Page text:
A phosphate-targeted dinuclear Cu(II) complex combining major groove binding and oxidative DNA cleavage
Zara Molphy, Diego Montagner, Satish S Bhat, Creina Slator, Conor Long, Andrea Erxleben and Andrew Kellett.
Nucleic Acids Research, accepted, 2018.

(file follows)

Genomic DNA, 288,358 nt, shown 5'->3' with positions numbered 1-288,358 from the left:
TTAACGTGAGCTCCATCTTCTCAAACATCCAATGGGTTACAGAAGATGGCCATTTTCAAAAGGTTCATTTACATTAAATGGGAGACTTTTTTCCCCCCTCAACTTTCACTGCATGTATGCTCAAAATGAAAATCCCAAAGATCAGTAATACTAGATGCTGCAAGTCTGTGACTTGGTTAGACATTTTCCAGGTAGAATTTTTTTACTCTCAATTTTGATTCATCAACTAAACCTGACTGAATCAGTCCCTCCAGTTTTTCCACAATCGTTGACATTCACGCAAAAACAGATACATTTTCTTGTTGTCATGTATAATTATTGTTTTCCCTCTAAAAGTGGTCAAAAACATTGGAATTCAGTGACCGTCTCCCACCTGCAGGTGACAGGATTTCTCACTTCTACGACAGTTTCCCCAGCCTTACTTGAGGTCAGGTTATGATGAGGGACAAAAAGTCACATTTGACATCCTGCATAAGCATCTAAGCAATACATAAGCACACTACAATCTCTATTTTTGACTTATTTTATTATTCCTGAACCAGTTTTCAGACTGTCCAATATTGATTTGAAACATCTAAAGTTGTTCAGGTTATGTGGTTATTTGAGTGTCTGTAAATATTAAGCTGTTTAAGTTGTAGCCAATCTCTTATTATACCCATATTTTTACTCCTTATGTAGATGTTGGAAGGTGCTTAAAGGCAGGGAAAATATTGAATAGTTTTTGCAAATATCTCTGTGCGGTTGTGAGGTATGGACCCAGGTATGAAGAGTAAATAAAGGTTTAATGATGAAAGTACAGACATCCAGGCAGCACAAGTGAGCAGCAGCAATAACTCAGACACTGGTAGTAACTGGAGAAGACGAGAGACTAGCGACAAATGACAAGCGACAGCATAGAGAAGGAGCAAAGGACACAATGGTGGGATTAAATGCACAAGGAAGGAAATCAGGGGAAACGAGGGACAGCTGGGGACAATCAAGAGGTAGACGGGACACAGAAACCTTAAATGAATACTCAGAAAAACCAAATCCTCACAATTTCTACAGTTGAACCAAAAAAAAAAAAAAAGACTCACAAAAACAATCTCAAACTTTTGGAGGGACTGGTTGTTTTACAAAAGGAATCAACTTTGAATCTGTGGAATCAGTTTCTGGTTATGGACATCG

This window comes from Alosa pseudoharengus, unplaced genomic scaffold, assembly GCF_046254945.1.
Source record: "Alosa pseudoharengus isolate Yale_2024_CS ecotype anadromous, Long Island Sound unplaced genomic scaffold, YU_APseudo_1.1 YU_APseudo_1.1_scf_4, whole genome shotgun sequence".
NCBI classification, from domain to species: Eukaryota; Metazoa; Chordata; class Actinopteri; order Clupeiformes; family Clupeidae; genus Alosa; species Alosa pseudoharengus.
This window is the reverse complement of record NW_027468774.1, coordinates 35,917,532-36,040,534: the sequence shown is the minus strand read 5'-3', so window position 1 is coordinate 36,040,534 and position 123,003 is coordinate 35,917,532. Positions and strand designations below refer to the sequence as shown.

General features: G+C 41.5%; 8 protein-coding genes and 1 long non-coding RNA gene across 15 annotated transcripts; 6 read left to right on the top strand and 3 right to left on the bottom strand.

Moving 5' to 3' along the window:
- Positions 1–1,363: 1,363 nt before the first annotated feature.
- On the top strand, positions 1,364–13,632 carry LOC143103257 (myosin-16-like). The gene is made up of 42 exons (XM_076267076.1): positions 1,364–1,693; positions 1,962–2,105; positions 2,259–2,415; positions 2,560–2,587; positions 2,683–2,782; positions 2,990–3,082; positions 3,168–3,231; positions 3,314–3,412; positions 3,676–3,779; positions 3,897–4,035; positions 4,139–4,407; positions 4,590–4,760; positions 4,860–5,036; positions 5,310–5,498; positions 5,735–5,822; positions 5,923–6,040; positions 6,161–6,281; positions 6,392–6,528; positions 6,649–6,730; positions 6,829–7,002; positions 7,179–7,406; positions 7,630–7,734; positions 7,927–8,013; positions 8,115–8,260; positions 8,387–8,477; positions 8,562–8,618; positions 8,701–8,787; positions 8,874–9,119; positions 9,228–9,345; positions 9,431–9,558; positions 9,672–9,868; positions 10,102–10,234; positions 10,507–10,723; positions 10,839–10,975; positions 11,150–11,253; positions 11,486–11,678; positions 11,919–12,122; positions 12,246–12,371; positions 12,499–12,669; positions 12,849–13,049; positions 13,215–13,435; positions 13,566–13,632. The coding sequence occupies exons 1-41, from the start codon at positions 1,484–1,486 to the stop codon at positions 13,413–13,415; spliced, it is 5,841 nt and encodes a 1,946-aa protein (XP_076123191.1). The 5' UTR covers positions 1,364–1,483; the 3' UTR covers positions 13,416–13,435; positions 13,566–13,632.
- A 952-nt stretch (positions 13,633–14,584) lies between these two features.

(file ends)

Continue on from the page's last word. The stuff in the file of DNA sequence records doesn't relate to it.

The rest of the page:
We have recently reported the rational design and DNA binding interactions of a novel di-Cu(II) artificial metallonuclease [Cu2(tetra-(2-pyridyl)-NMe-naphthalene)Cl4] (Cu2TPNap) in the Oxford University press journal Nucleic Acids Research. Cu2TPNap is a high-affinity binder of duplex DNA with an apparent binding constant (Kapp) of 107 M(bp)−1. The agent binds non-intercalatively in the major groove causing condensation and G-C specific destabilization. Artificial metallonuclease activity occurs in the absence of exogenous reductant, is dependent on superoxide and hydrogen peroxide, and gives rise to single strand DNA breaks. Pre-associative molecular docking studies with the 8-mer d(GGGGCCCC)2, a model for poly[d(G-C)2], identified selective major groove incorporation of the complex with ancillary Cu2+-phosphate backbone binding. Molecular mechanics methods then showed the d(GGGGCCCC)2 adduct to relax about the complex and this interaction is supported by UV melting experiments where poly[d(G-C)2] is selectively destabilized.